PCM

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Overview

The term "PCM" stands for "Pulse Code Modulation" and refers to one system for encoding digital audio after AD conversion. The term "Linear PCM" is used to describe a form of PCM encoding where the "divisions" are of equal size in both the amplitude domain and the time domain. In the amplitude domain this means the input voltage is divided into equal voltage divisions and in the time domain this means the input voltage is sampled at a constant sample frequency.

Basics

There are different types of encoding that can be used for digital audio, depending on the application and quality requirements. For example; professional audio requires the highest quality attainable as versus telephone communication which can employ much lower quality audio and still be acceptable for speech. One other consideration is the ease with which the digital audio signal can be processed; which in pro audio applications is important for processing such as level adjustment, equalization (or “tone” adjustment), and mixing. PCM is a form of lossless encoding.

These considerations were part of the reason why PCM encoding was adopted by SONY and Phillips for the encoding format of the original Compact Disc (CD) standard. Computer file formats such as WAVE and AIF also utilize the PCM format for similar reasons; and most computer audio software is designed to use one of these formats as its “working” file format.

The fundamental idea is similar to a graph of the audio waveform; where there are evenly-spaced divisions on the horizontal “X” axis that represent time, and evenly spaced divisions on the vertical “Y” axis that represent amplitude. The amplitude typically corresponds to the voltage of the input analog waveform because a voltage waveform is how the analog audio waveform is represented and transmitted between most audio devices. Each time division represents one “clock cycle” at the sample frequency; which corresponds to the time at which the analog signal is either sampled by the AD converter during recording or the time at which the sampled voltage is reproduced by the DA converter during playback.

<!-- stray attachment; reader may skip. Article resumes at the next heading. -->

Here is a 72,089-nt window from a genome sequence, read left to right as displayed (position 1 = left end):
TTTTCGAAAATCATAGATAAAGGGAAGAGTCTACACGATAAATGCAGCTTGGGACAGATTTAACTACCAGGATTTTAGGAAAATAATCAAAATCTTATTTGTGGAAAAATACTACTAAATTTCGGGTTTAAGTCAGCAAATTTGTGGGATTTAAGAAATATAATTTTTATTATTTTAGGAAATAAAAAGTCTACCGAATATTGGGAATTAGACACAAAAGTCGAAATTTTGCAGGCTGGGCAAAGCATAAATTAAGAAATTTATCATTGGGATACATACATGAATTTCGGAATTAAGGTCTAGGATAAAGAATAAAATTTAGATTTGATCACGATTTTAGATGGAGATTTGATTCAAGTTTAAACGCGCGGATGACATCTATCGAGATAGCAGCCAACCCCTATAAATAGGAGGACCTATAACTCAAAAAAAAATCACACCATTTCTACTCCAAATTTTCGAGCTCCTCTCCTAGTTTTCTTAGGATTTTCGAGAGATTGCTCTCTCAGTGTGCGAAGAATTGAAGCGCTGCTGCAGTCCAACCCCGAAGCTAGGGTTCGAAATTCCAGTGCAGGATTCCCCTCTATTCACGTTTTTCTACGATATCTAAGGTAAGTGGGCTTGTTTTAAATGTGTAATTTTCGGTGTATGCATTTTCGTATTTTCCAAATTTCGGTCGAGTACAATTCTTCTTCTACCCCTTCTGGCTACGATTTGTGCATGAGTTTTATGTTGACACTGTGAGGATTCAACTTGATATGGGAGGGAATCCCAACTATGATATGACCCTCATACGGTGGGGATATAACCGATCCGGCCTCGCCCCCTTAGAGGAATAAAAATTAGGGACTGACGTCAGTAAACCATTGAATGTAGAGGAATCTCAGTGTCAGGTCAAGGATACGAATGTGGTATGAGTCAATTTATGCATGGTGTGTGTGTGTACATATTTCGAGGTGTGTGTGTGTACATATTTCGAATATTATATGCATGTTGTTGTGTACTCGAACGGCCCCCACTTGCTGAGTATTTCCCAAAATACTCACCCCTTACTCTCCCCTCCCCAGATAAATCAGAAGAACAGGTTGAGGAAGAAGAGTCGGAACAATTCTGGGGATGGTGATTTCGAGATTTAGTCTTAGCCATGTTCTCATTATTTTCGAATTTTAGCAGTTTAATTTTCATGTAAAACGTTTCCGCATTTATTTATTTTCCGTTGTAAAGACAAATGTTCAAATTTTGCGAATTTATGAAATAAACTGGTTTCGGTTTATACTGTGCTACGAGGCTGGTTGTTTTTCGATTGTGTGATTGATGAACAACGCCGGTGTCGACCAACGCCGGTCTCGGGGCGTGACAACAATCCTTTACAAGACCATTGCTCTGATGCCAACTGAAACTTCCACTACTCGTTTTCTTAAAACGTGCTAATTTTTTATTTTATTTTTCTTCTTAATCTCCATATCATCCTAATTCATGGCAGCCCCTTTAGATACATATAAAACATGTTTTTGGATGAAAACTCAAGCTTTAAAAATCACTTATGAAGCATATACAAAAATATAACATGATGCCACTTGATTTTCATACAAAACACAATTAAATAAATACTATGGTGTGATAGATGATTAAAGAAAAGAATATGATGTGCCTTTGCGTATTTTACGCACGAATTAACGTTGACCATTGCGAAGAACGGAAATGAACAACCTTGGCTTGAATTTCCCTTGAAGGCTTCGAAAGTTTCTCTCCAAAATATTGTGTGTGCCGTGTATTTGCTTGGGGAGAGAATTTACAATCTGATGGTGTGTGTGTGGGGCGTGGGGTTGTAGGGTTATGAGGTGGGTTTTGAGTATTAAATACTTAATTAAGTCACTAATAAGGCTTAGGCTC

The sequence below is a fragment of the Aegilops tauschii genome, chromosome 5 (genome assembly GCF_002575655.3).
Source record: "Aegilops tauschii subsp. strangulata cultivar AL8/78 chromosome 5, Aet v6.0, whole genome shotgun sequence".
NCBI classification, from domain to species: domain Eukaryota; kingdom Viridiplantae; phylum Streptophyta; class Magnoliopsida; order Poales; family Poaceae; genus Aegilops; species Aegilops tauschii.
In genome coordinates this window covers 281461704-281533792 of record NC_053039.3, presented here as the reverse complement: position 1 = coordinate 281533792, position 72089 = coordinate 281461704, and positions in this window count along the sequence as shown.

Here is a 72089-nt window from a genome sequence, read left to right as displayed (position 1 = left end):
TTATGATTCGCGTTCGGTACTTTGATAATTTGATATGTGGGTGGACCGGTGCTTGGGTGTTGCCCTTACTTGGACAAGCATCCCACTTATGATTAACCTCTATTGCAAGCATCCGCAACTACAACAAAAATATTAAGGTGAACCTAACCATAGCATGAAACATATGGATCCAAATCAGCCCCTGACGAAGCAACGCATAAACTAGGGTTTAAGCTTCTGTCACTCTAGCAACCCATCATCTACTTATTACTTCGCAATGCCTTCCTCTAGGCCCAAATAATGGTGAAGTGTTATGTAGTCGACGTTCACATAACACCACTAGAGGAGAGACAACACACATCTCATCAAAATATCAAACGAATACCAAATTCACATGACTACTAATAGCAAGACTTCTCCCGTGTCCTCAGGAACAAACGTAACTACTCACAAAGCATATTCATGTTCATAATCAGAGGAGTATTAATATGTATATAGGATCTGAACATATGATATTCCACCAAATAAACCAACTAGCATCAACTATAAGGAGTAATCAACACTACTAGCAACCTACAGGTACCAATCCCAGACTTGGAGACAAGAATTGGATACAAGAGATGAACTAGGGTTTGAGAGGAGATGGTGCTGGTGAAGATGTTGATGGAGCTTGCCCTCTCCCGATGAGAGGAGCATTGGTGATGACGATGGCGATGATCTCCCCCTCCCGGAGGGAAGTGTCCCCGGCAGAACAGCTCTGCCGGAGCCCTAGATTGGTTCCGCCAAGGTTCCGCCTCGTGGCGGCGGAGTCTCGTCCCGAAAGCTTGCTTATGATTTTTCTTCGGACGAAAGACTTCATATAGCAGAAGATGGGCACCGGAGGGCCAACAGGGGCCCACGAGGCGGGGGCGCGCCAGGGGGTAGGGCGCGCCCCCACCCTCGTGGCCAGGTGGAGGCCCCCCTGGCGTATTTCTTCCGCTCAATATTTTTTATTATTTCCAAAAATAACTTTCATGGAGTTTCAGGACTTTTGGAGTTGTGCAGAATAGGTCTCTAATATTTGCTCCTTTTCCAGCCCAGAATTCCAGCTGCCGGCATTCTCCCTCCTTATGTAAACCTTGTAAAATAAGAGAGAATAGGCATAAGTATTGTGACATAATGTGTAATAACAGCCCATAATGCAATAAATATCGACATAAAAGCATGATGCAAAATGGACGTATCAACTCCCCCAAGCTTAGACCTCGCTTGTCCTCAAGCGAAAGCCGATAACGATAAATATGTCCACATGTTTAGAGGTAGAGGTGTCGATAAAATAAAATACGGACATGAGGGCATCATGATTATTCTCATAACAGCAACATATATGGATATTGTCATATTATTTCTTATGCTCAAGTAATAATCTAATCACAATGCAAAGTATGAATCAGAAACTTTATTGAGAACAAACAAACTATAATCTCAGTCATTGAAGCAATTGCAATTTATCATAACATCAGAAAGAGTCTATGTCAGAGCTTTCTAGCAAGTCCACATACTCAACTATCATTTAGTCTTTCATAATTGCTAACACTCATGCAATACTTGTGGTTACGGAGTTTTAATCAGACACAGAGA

Similar to the cases of film or video recording and playback; the accuracy of both the divisions in the horizontal and vertical scales (time domain and [[amplitude domain) is directly related to the accuracy of the reproduction (reconstruction) of the original analog audio signal. Due to both the differences between visual and auditory perception as well as the large difference in the frequency at which the information is sampled; the perceived results of variations in the time domain is quite different for digital audio than for film or video. In the case of film or video; the picture may still appear to be the same color or in focus; but the motion will be uneven or start and stop. In digital audio the effects can be much more subtle in nature and can be perceived as changes to the “color” of the sound or lack of clarity (analogous to visual “focus”).

This form of encoding is referred to as "linear" because each division of the time and amplitude domain is equal in size. The advantage of this approach is that it can greatly simplify the encoding, decoding, and processing of the audio signal with very high accuracy. The primary disadvantage is that it requires the same amount of storage space or bandwidth to represent no signal as to represent a "full-scale" (full volume) signal. The same amount of information in the time domain (number of samples) is also required to encode a slowly changing signal (bass frequencies) as to accurately encode the highest frequency (typically 20kHz for music recording).

Non-linear encoding offers advantages in this regard as the amount of data can vary depending on factors such as amplitude and frequency content of the input signal. On example of this type of encoding is perceptual coding used to make mp3 files. This type of encoding is also referred to as “lossy data compression” as versus “lossless data compression” employed in systems like “zipped files” or “compressed folders.” Lossless data compression retains all of the original information which means the original file can be perfectly reconstructed from the compressed file. Lossy compression by definition discards some of the original information that is deemed to be “unimportant” to generating an approximation of the original information that is “close enough” to be perceived as “the same” or in the case of telephone communications; so the speech is recognizable by the listener. The primary advantage is reduced file size or bandwidth required to store or transmit the information.

Reduced file size is the primary reason why mp3 became popular as a file format for downloading music file from the internet for playback on computer and portable devices. With the rapid increase in the capacity of low-cost memory and available bandwidth, more audio enthusiasts are adopting lossless file formats for their personal music applications. Most lossless file formats are used to compress PCM encoded digital audio; so unlike lossy compression files, the data that results from decoding a lossless file is virtually identical to the data in the original PCM file.

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